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Nancy Snow is Professor of Communications at California State University, Fullerton. She is adjunct professor of public diplomacy at the University of Southern California and the Interdisciplinary Center Herzliya.   

Philip M. Taylor, now deceased, was Professor of International Communications at the University of Leeds and acknowledged as one of the foremost authorities in propaganda history and public diplomacy.


"Snow, Taylor and a distinguished group of scholars have produced the definitive sourcebook on one of the most important subjects of our time. This collection offers a highly readable and comprehensive look at how the U.S. has veered off course in the battle for the hearts and minds of much of the world. This is a must read for students and scholars, and should be placed in the hands of the policymakers who inherit the challenge of restoring the public image and credibility of this wayward superpower."

--Lance Bennett, Professor of Political Science & Ruddick C. Lawrence Professor of Communication, Director, Center for Communication and Civic Engagement, University of Washington

"Since 9/11 public diplomacy has emerged as a critical, but little understood, component of foreign policy. This Handbook explains what it is, what it isn’t, who does it well, and who doesn’t. In short, it is essential to understanding how countries present themselves to the world."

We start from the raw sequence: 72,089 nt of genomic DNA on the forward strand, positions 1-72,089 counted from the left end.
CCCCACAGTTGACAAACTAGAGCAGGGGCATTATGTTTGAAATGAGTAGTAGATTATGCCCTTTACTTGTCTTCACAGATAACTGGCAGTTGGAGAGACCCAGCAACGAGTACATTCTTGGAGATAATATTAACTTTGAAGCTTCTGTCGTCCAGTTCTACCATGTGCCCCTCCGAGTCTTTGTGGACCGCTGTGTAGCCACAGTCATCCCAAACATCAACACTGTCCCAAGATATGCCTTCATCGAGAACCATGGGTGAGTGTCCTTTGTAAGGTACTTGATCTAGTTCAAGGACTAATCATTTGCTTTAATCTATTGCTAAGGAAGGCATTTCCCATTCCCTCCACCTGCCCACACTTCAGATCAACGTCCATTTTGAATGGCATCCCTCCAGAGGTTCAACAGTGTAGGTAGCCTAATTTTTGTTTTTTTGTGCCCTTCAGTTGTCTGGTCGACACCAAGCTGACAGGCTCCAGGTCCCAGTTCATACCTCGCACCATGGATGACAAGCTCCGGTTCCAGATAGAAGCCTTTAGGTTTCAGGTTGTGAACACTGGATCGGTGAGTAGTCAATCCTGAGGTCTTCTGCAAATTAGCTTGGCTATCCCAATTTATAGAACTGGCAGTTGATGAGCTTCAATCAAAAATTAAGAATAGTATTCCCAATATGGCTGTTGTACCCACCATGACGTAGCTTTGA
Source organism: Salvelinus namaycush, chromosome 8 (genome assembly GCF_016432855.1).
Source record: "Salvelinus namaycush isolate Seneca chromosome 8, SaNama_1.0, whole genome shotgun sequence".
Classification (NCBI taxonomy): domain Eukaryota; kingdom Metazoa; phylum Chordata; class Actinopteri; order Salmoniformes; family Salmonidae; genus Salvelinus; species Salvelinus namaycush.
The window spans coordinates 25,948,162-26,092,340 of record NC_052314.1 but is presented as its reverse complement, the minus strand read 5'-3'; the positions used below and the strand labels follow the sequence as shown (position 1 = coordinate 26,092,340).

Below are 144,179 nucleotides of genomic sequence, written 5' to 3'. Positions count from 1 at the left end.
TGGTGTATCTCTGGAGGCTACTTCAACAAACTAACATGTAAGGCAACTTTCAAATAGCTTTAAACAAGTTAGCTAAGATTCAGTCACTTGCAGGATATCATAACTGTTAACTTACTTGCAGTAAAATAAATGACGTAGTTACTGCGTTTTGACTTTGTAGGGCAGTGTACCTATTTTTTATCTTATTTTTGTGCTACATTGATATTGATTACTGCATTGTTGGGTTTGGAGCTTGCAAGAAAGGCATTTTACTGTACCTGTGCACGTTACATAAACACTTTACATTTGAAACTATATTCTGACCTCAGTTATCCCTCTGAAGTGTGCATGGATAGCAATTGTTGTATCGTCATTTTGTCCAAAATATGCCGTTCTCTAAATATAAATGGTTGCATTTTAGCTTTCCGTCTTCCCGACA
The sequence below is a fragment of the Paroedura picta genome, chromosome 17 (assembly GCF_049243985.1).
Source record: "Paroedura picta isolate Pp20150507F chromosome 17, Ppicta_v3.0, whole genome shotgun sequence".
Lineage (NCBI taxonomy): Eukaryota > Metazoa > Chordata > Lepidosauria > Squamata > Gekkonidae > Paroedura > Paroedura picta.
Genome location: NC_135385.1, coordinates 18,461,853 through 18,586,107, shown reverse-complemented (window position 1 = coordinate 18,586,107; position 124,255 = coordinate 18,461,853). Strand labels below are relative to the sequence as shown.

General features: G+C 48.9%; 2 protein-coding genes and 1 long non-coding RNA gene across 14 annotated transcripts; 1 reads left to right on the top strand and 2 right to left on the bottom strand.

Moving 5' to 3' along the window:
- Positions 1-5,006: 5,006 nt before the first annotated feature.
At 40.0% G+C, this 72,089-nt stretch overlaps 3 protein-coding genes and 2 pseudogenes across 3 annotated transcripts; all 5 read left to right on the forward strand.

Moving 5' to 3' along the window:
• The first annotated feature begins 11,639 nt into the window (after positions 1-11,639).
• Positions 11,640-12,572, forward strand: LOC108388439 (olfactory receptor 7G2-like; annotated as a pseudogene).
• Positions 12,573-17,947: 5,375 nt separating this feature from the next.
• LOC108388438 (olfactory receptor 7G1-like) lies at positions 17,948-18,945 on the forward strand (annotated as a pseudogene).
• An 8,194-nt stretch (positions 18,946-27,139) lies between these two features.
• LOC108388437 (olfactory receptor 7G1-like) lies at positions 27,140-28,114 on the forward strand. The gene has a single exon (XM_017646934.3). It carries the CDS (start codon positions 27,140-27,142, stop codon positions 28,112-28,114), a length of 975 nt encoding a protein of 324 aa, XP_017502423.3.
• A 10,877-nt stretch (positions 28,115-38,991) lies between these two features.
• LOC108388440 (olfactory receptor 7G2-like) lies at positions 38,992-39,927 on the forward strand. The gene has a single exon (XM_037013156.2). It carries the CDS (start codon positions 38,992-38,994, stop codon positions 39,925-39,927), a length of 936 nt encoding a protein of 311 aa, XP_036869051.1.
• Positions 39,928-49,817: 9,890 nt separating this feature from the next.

--Ambassador Cynthia P. Schneider, PhD, Distinguished Fellow in the Practice of Diplomacy, Georgetown University, Senior Non Resident Fellow, Brookings Institution

"Snow and Taylor's Routledge Handbook of Public Diplomacy offers valuable and timely advice about China as it struggles to tell its story of Tibet and the 2008 Beijing Olympics. The editors take a global perspective to address the public diplomacy issue in a well-admired effort to build a global dialogue between the East and the West."

--Li Xiguang, Dean, International Center for Communication Studies, Tsinghua University

Vice-Chairman, Journalism Education Committee of Chinese Ministry of Education

"A nation's success in global politics of the 21st century will depend in large part on the management of national image and reputation. Soft power has become a necessary rather than optional complement to hard power. With its breadth and depth of analysis, the Routledge Handbook of Public Diplomacy is required reading for those who care about how countries can use the tools of communication to create a competitive advantage in the Information Age."

--Evan H. Potter, Department of Communication, University of Ottawa